"I'm just here to catch up with old friends and find out what's going on in the party," said McCollum, a former congressman.
McCollum has twice lost bids for the U.S. Senate --- first in the general election in 2000, and then in the GOP primary in 2004. After winning the attorney general's race in 2006, McCollum lost the 2010 Republican primary for governor to Scott.
But McCollum said he might be able to win a Senate election without raising as much money as lesser-known rivals, many of whom would have to introduce themselves to voters.
"It's going to be hard for anybody to fundraise in this environment beyond a certain level because of the presidential race and so forth," he said. "One of the reasons people are looking at me and saying, 'you ought to run,' I think, is because I do have an already-strong name ID in this state and very high positives."
McCollum said he would make a decision in late summer or the fall.
The ability to raise money could help winnow the field. Miller, who represents the western end of the Panhandle, estimated it could take $12 million to $15 million to run in the primary.
"I've never had to raise that kind of money in the 1st Congressional District," he said.
But Miller dismissed the idea that his relatively low name recognition could hurt him if he decides to get in the race.
"Marco started off with single-digit name recognition when he ran the first time. ... Name ID and recognition will all come with time, and we have that now," he said.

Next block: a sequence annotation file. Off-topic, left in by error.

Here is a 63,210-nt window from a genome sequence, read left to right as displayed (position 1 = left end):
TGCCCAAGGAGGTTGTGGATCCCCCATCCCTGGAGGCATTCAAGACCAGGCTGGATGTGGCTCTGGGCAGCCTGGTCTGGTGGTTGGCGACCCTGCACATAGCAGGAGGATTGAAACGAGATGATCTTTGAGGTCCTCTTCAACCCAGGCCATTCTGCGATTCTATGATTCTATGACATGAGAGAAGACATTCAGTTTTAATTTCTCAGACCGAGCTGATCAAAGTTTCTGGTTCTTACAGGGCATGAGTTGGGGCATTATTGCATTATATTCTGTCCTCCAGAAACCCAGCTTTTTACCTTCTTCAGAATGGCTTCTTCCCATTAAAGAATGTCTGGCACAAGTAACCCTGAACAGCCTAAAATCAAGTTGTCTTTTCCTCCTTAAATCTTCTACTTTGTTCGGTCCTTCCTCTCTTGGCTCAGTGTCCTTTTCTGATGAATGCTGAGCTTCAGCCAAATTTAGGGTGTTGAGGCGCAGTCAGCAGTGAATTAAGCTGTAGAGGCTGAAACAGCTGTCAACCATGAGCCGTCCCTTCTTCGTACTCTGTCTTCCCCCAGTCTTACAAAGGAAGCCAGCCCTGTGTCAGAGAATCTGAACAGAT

Jolly used his remarks at the breakfast to take a shot at the Democratic Party's attempt to rally behind Murphy, who has already been endorsed by the Democratic Senatorial Campaign Committee despite Grayson's public flirtation with the race.
"We are facing primaries, in the race for the presidency and presumably in the race for the United States Senate," Jolly said. "And primaries are a great thing. We are one party. We get to choose our candidates. ... The Democratic Party uses a machine out of Washington, D.C., to decide who the local candidate's going to be, and they run that candidate and they push everybody else out of the way."
But Jolly was perhaps the cagiest of all the potential candidates when it came to talk of a Senate run.
"I haven't ruled it out," he said. "Let's see where the field is in the summer."
DeSantis was unable to attend the party meeting because of a family emergency, his campaign said. DeSantis is expected to run as a tea party-style Republican and has already won the support of several national conservative groups.
Republican Party of Florida Chairman Blaise Ingoglia conceded that Murphy could benefit if he's able to avoid a primary. But Ingoglia said competition could help the GOP field.
"Any primary is a good thing when there's a thoughtful discussion about the policies and the decisions that have to be made for the people," Ingoglia said. "As long as they don't get personal, and it's about policy."